6 results
Storthings Bygningen, Christiania, Norway
The Storthings Byningen is the hall of the Norwegian parliament, which was completed in 1866. This photomechanical print from the Detroit Publishing Company shows how it appeared in the last decade of the 19th century. Oslo, the present-day capital of Norway, was called Christiania from 1624 to 1878 (Kristiania from 1878 to 1924). It was named after King Christian IV of Denmark, which was part of a Nordic union with Norway for more than 400 years.
Contributed by
Library of Congress
Oscarshal, Christiania, Norway
According to the 1892 edition of Baedeker’s Norway, Sweden and Denmark, the “château of Oscarshall was erected in the English Gothic style by Nebelong for King Oscar I in 1849-52, and adorned with paintings by eminent Norwegian artists. It was sold to the government by Charles XV, but it is still kept up as a royal residence. It deserves a visit for the sake of its pictures and the view.” This photomechanical print from the Detroit Publishing Company shows how a late 19th-century tourist would have approached ...
Contributed by
Library of Congress
Tourist's House, Spitzbergen, Norway
This photochrome print is part of “Landscape and Marine Views of Norway” from the catalog of the Detroit Photographic Company. The photo depicts a tourist house on Spitsbergen Island, part of the Svalvard Archipelago, located within the Arctic Circle, some 550 kilometers north of the Norwegian mainland. There were no tourist accommodations on Spitsbergen until around 1896, when the Vesteraalens Steamship Company constructed a tourist house along the coast of Advent Bay to accommodate an influx of visitors. The Detroit Photographic Company was launched as a photographic publishing firm in ...
Contributed by
Library of Congress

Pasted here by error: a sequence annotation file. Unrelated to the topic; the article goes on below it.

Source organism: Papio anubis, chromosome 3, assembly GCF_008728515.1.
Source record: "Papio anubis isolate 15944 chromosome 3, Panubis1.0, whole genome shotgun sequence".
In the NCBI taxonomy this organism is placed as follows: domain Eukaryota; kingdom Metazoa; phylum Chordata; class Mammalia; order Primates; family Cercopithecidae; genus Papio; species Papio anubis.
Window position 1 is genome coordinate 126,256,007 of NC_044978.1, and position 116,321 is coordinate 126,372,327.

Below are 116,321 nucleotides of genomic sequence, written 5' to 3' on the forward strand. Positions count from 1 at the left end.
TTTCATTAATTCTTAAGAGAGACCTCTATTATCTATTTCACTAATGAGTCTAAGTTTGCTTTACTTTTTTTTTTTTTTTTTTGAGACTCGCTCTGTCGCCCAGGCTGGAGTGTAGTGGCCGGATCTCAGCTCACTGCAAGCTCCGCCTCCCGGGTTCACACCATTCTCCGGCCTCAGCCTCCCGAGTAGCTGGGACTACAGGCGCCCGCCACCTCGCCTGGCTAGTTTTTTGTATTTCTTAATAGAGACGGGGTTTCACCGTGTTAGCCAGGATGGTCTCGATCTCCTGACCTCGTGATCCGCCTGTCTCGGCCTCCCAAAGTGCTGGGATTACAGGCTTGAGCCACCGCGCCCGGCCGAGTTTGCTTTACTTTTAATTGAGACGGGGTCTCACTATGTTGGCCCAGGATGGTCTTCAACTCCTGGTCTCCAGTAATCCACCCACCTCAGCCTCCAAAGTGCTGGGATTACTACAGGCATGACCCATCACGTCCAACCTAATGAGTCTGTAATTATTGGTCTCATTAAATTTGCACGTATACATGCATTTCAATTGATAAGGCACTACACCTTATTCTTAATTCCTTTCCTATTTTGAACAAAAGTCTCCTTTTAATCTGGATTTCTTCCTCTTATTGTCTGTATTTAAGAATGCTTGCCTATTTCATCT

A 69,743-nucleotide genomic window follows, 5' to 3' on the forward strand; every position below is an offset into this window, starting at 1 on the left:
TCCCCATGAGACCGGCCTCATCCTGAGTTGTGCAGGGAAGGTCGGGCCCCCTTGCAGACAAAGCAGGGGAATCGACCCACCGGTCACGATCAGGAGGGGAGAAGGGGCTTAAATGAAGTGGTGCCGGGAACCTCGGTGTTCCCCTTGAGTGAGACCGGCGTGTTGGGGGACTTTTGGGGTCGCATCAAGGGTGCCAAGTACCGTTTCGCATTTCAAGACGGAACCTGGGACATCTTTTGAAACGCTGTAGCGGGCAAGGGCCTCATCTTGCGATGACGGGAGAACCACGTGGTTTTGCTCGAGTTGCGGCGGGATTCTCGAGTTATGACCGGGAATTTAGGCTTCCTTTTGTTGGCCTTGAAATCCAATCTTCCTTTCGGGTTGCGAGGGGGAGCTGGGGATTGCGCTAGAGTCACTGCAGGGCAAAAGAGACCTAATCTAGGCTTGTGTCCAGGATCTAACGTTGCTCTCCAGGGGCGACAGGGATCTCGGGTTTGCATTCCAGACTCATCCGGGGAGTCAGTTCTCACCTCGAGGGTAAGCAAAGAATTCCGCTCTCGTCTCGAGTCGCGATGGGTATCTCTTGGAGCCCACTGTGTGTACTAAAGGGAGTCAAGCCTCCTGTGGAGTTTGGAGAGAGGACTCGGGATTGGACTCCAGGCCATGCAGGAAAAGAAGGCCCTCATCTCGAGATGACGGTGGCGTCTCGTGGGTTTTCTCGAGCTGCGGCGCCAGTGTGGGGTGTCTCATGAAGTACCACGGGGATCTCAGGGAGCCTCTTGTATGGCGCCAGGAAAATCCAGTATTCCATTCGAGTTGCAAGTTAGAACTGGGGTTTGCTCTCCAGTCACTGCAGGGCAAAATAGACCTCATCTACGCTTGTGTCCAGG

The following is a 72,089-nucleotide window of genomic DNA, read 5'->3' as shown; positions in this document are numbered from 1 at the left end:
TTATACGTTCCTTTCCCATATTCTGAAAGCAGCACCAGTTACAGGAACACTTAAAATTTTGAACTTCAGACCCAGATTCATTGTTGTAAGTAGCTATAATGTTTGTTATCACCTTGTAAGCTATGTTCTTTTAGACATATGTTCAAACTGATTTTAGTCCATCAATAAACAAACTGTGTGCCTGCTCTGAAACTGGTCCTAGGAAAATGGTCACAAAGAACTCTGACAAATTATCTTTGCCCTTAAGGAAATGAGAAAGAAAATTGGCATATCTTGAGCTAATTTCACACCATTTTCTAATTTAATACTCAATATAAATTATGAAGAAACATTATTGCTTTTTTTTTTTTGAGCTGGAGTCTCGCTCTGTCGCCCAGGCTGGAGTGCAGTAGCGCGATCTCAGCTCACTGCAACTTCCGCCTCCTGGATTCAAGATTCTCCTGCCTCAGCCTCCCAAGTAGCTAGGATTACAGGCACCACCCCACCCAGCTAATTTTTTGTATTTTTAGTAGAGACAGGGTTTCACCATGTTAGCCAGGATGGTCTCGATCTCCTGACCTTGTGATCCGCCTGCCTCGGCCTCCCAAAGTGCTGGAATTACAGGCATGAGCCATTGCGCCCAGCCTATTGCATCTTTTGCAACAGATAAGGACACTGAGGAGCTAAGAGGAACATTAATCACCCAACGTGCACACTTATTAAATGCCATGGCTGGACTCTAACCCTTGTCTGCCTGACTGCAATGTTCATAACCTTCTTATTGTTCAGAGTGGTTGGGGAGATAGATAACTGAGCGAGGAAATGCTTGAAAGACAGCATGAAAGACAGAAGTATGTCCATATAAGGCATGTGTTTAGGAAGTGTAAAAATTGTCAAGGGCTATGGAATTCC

Ovrelerfos, Trondhjem, Norway
This photochrome print from the “Landscape and Marine Views of Norway” section in the catalog of the Detroit Publishing Company shows a noted tourist destination in Norway as it would have appeared in the last decade of the 19th century. The Lille (Lower) Lerfos and Store (Upper) Lerfos are picturesque waterfalls on the Nid River, several kilometers south of the city of Trondheim. The 1892 edition of Baedeker’s Norway, Sweden and Denmark: Handbook for Travellers advised that the best view of the falls “is from one of the windows ...
Contributed by
Library of Congress
A Sami Family, Norway
This photochrome print is part of “Landscape and Marine Views of Norway” from the catalog of the Detroit Photographic Company. The photo shows a Sami, or Lapp, family gathered by a pair of traditional conical tents called lavvu, in northern Norway. In his 1876 work Through Norway with a Knapsack, the British scientist and author William Mattieu Williams described the lavvu as "a framework of wooden ribs, all bearing towards each other in the centre," over which animal skin is stretched for insulation. The Sami, the indigenous people of northern ...
Contributed by
Library of Congress
A Doll's House
Few plays have had as much influence globally on social norms and conditions as A Doll’s House by the Norwegian playwright, Henrik Ibsen (1828–1906). Considered one of the great figures of world literature, Ibsen gave theatrical art a new vitality by bringing into European bourgeois drama an ethical gravity, psychological depth, and social significance that the theater had lacked since the days of William Shakespeare. His plays portray people from the middle class of his day, whose routines are suddenly upset as they confront a deep crisis in ...
Contributed by
National Library of Norway